NEET 2024 Scam: Stop Playing with the Future of Millions of Indian Youth
Future of Millions of Indian Youth

On 4th June, 2024, as the outcome of the 18th Loksabha election was being broadcast, the future of 24 lakhs NEET aspirants was declared to be marred in yet another corruption. The results of the National Eligibility cum Entrance Test (NEET) that is held for admission to MBBS, Dental and Ayush courses in the medical colleges throughout the country were declared on the same day as Loksabha election results, so that the former does not attract any media attention. It was only after a few days that the angry outbursts of students exposing the scam in NEET 2024 started doing the rounds in social media. Subsequently, the nature of the massive scam came out into the open and students started coming down on the streets against the scam.

The NEET was introduced by the Modi government in 2016 as a singular national level entrance test replacing earlier state level entrance examinations for admission in medical courses. Since its inception, NEET has been questioned by several state governments including Gujarat, Tamil Nadu and West Bengal due to centralisation of the entrance examination.

Just after the NEET was conducted in May this year, news of paper leaks started pouring in from Bihar to Gujarat. Patna Police arrested 13 persons who demanded Rs 30 to 50 lakhs from aspirants for leaked question papers. Gujarat police busted an entire racket  run by an education consultancy owner involving a school teacher and a BJP leader who were charging Rs 10 lakhs for writing the papers. The National Testing Agency (NTA) that conducts the NEET was aware of the scam and released the results on June 4, ten days ahead of the scheduled date and coinciding with the counting of votes of the 2024 Lok Sabha elections. The purpose was obvious - to divert attention away from the NEET scam.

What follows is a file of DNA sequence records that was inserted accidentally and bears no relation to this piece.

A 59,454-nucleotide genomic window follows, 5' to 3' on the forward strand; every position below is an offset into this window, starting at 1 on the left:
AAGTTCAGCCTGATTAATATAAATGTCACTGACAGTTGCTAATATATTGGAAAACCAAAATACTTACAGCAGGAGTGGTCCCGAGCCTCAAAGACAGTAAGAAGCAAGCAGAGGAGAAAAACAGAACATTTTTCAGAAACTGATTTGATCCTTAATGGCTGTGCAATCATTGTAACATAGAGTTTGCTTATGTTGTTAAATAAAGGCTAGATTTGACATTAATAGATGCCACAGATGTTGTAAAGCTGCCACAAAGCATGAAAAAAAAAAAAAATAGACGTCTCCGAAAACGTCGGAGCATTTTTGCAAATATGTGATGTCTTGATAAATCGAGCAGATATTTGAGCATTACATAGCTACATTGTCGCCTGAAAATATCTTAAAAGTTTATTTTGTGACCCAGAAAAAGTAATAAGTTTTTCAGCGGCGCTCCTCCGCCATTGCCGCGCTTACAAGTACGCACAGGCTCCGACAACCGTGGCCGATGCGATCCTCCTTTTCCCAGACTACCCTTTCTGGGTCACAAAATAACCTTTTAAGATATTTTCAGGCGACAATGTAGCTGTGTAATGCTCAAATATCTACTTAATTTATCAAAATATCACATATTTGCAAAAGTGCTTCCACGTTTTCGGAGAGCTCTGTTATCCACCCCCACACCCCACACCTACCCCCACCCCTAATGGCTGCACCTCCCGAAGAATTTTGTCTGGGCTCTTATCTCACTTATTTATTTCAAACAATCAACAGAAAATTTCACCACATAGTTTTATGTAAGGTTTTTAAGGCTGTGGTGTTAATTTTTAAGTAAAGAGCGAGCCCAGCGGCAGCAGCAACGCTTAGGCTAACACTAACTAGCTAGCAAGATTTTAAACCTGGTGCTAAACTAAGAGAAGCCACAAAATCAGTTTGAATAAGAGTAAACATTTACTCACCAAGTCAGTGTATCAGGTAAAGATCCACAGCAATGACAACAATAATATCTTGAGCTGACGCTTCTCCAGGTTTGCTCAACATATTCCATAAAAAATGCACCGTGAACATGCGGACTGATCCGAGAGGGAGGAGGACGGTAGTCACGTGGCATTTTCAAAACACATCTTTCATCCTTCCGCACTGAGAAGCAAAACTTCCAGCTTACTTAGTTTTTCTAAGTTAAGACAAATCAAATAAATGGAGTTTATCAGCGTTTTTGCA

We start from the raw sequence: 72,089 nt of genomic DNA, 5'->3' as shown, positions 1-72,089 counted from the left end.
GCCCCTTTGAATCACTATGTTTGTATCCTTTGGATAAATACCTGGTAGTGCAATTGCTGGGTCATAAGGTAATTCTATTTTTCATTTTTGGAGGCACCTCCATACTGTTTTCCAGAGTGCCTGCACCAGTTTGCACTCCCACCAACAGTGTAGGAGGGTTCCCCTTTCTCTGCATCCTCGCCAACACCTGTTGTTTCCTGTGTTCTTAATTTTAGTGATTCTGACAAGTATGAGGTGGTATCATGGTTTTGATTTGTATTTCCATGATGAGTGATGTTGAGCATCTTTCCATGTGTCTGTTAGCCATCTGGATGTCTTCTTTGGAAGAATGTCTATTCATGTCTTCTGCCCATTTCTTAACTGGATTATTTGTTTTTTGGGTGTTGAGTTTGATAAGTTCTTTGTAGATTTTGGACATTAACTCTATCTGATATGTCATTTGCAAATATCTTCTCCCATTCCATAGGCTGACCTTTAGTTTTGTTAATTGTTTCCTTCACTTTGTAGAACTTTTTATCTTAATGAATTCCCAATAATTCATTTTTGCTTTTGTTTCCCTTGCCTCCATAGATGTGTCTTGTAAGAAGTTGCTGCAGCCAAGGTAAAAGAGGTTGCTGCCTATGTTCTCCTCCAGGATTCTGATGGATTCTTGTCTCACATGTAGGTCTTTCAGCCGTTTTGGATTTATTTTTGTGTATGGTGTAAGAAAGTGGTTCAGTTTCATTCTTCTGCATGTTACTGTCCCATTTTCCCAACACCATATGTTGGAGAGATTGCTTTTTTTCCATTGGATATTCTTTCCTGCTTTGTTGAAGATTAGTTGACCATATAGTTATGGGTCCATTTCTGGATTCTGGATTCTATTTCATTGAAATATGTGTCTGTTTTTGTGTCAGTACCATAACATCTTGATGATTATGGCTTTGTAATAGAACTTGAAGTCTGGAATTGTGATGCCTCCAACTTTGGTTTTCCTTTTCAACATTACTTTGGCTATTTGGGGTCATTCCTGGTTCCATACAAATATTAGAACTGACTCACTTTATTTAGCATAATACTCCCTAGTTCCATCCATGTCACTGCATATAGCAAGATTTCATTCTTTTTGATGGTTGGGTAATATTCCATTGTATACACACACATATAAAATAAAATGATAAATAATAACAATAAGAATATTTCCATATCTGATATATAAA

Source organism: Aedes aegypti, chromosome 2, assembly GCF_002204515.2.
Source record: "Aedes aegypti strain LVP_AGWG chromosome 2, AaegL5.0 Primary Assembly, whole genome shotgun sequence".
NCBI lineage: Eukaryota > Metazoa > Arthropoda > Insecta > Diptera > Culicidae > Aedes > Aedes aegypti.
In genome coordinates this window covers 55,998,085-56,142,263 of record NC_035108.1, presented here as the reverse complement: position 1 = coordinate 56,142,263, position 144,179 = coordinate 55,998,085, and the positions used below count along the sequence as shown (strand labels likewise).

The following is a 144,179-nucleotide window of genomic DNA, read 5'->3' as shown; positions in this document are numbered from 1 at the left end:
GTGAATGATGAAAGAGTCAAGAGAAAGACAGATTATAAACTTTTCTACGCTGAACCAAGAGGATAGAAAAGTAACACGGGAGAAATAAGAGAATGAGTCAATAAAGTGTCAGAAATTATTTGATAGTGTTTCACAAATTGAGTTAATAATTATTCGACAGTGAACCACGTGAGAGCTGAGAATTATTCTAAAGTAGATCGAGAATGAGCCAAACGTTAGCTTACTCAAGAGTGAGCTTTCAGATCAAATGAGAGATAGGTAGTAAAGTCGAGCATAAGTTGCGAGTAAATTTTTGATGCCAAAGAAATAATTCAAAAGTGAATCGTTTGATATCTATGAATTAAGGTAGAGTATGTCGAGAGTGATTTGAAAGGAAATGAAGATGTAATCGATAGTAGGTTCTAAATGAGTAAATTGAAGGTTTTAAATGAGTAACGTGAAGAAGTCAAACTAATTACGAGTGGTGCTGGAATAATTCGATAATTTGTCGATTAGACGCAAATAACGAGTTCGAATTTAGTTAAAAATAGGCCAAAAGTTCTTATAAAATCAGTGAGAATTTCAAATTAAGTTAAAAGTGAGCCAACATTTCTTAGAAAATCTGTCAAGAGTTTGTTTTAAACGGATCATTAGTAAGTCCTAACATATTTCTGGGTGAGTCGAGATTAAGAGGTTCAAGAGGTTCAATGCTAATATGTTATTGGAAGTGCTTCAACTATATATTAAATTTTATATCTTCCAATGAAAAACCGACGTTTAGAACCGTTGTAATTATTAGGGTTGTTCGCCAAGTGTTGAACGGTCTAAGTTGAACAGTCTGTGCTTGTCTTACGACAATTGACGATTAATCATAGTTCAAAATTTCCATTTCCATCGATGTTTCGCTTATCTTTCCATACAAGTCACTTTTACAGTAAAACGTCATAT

The entire process of NEET 2024 has been mired in controversy since the beginning. Firstly, the online registration for NEET 2024 started on 9th February and was extended till 16th March. Suddenly, on April 9, the NTA declared that the registration would be re-opened for two days on ‘stakeholders’ request’ violating all norms of free and fair conducting of the examination. There are also questions being raised about 67 students securing the top position with a perfect mark of 720, six of whom had given the exam from the same centre in Jhajjar, Haryana. Two students have also been given the statistically impossible mark of 719 and 718. Students have also exposed how the mark obtained in their OMR sheets do not match with the final result. The NTA’s clarification that around 1500 students were given grace marks due to delay in the start of the exam has further added to the controversy.